5. #5
    Junior Member
    Join Date
    Jul 2007
    Vancouver, B.C.

    Hsp & Pls

    For those of you with HSP or PLS check out the website It is filled with info and is very active, even with a newsgroup. They fundraise through Teamwalks where everyone gets together in different US cities, meets for dinners and walks or rolls through town. I've been to one in California and met many others with HSP. I've learned a lot through the website and met some wonderful people. I'm an HSP in Vancouver, Canada.

  6. #6
    Senior Member jessie.gray's Avatar
    Join Date
    Aug 2005
    Washington State
    I have hereditary spastic paraplegia, and I think both are related in some way. I was diagnosed with this disorder in 2001, and had to start using a manual wheelchair full-time in late 2006 (prior to that, I only used it part-time). I have a Quickie GP ultra lightweight wheelchair as a main chair and a Quickie Revolution chair as a backup. I progressed rather fast, according to my neurologist.

    No one else in my family had ever heard of this disorder, so the only thing my doctors can figure is that we had an ancestor who had the disorder before it even had a name.
    Because of the disorder causing a lot of spasticity in my legs and hips, I have to take 80mg of Baclofen everyday and I have to wear AFO leg braces to keep my feet flat on my footrest. The big trouble I tend to have is my feet get very cold and have diminished sensation in them. I also have to use intermittent catheters through a mitrofanoff stoma because my bladder doesn't empty all the way on its own. Its annoying, but you get used to stuff very quickly. I can't walk more than 5 steps with forearm crutches anymore, so my family and I decided it was time for full-time wheelchair use in December of last year.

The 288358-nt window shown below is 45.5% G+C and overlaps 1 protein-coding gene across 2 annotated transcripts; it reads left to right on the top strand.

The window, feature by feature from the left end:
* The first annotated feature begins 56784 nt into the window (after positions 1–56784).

If you go to, there might be more information about the spastic quadraplegia you have. I know I have heard of that term before, so its probably explained on that website.


  7. #7
    Yes, I have HSP. I have it at the C8 level. I've had it, slowly getting worse, for decades. Been a wheelchair user for 2 years now. Didn't get diagnosed until 10 months ago.

    From what I've learned on the SPF website, HS Quadriplegia is likely either the Complex version of HSP, in which you have extra damage, or it could be PLS: Primary Lateral Sclerosis. From what I can tell, PLS is exactly HSP only it affects your upper body as well.

    I have some hand weakness, so technically, I have the complex version of HSP.

    You can find many like you at I love that site. People have all sorts of versions of these diseases. You're not alone. :-) There are lots with HSP, and PLS. Sign into the ALS group.

  8. #8
    I am also in the HSQ/PLS category. In my case, I have a mutation of SPG7, but not the one that causes HSP. Functionally, I am impaired from my feet up to my neck, including dysphagia and dysarthria.

  9. #9
    Ok, now I'm starting to wonder what the difference is between

    1) Complicated HSP,
    2) HSQ and
    3) PLS.

    I'm totally losing my back muscles, as well as the weak arms and hands. Can't sit up more than a second without a very tall back. This really isn't "paraplegia" anymore.

    What do I call it?